Todd Crawford has an air of determination in his voice, pragmatism even. To hear him talk about what he was doing on Capitol Hill last week, you might not know the extent of his pain.
But eight weeks ago he faced the biggest blow of his life – his wife, Lisa Colagrossi, a TV journalist for WABC-TV in New York City – died from an aneurysm just before 9 a.m. on a Wednesday.
That was her shift. She’d wake at 1:30 a.m., start work by 3 a.m. She’d arrive home at 2 p.m. in time to spend time with the couple’s two sons. She was in bed by 7 p.m.
Last week, Crawford visited Capitol Hill with The Brain Aneurysm Foundation to lobby lawmakers on what he said can be a preventable health condition. Before her death, his wife had been complaining of headaches. He wishes he had pushed harder for her to seek medical help.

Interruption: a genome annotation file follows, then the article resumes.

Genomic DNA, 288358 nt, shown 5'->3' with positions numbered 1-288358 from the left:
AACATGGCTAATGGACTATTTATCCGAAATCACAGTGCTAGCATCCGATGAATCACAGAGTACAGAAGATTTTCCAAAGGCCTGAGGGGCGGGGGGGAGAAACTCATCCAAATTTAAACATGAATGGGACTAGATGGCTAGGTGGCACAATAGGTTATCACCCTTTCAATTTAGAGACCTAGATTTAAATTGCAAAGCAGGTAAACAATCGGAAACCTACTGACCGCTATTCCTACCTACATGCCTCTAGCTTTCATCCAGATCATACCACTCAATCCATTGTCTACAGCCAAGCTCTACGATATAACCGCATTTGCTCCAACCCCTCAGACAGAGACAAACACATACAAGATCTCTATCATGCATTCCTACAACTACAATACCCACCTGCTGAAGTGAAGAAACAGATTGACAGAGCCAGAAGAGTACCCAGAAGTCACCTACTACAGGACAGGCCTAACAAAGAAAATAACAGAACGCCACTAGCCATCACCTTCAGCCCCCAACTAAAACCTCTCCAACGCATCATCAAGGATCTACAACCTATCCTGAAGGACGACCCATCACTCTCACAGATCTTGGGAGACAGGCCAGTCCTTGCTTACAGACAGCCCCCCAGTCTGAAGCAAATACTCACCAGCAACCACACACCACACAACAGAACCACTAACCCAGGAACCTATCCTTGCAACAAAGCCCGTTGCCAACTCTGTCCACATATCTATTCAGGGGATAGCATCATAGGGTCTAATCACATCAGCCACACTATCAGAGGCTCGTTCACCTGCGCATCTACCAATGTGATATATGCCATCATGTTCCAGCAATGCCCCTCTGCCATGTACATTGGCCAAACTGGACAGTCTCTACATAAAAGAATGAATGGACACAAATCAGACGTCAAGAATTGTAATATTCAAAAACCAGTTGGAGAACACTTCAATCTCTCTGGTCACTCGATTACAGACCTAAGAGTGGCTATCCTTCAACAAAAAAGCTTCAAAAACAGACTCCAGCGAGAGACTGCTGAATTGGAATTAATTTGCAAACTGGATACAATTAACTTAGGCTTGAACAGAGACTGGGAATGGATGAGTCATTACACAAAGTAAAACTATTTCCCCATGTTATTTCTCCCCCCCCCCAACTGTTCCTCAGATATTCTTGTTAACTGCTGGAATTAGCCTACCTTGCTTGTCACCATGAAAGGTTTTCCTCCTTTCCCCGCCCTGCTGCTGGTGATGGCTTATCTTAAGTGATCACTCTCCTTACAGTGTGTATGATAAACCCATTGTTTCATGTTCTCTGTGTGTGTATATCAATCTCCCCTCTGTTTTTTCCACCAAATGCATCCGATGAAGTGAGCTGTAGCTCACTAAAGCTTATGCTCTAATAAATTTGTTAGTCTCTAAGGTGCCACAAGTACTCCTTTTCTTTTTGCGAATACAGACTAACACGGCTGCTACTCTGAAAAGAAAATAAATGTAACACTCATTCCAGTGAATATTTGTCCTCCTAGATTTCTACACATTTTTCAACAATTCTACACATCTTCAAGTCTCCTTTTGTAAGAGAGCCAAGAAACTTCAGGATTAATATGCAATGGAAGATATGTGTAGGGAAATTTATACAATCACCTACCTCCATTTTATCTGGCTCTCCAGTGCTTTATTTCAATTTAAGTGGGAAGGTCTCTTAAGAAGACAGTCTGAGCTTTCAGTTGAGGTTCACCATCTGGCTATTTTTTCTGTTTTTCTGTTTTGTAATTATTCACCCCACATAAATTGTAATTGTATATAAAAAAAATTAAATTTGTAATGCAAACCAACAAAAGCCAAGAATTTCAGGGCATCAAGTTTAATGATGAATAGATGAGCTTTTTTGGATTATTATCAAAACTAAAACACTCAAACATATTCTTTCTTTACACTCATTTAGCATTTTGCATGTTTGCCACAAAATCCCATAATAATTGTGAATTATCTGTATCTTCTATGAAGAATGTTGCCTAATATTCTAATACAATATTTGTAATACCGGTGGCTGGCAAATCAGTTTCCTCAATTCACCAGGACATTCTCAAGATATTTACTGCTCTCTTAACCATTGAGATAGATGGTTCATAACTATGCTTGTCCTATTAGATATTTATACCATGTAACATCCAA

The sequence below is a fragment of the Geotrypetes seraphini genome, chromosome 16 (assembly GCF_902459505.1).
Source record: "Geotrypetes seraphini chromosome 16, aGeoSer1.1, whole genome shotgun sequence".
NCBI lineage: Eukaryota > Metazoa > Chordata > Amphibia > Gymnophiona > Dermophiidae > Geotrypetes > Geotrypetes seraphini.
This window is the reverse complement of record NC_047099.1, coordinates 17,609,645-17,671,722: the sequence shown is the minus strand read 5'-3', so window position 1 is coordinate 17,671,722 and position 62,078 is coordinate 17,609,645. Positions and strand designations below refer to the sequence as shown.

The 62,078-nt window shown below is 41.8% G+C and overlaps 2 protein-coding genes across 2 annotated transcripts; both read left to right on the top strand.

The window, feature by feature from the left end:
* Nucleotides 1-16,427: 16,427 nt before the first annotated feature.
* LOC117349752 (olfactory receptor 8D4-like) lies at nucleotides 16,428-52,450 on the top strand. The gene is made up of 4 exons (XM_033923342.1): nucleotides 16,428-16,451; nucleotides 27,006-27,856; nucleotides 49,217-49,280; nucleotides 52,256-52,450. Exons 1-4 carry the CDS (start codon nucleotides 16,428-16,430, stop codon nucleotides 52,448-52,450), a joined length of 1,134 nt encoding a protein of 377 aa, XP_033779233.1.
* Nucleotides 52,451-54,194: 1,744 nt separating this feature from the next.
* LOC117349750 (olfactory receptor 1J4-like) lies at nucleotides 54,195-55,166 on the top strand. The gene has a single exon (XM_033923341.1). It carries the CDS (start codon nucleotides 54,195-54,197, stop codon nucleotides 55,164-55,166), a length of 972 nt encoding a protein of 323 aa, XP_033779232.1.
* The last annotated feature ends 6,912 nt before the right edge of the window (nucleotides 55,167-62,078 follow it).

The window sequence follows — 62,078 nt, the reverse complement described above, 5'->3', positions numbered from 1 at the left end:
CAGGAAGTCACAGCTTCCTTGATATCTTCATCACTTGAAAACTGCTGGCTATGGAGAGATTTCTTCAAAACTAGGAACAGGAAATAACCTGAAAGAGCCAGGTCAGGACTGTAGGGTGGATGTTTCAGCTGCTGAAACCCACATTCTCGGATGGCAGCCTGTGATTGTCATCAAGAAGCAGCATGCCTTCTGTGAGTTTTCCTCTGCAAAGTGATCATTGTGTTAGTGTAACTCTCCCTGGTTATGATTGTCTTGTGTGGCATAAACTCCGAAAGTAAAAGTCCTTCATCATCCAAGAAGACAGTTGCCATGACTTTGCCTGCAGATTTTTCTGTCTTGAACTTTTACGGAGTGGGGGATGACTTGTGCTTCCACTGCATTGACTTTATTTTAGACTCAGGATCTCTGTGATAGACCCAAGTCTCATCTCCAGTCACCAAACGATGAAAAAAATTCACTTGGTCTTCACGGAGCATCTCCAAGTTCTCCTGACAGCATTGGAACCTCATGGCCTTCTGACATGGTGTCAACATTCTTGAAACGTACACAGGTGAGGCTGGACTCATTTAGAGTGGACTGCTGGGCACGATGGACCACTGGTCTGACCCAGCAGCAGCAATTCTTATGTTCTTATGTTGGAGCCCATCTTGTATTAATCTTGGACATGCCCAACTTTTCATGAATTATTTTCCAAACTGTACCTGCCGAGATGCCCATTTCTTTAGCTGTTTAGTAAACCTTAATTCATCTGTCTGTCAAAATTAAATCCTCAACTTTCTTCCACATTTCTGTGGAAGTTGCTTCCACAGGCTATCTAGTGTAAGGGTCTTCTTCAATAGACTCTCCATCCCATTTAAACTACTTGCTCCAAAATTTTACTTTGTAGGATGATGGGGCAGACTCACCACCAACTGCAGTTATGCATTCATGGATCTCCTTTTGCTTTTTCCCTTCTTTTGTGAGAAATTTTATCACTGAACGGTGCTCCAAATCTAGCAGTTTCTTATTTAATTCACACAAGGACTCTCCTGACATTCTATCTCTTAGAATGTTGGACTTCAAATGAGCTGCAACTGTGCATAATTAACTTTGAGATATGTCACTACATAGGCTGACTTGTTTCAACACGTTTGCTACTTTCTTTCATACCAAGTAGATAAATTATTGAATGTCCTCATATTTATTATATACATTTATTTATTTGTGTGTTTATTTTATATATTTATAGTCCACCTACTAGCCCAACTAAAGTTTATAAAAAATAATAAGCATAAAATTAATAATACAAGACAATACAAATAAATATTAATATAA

“The goal is to try to get an increase in funding, additional research and increased research around the country,” he told The Mirror in a phone interview. “This is something at the bottom of the radar. It’s at the bottom of the radar when you compare it to heart disease and cancer. This is a silent killer — it’s something that kills you instantly.”
He said the condition can be tested by a CT scan or an MRI.
Rattling off statistics, he explained, “There are six million Americans in the country that have brain aneurysms.”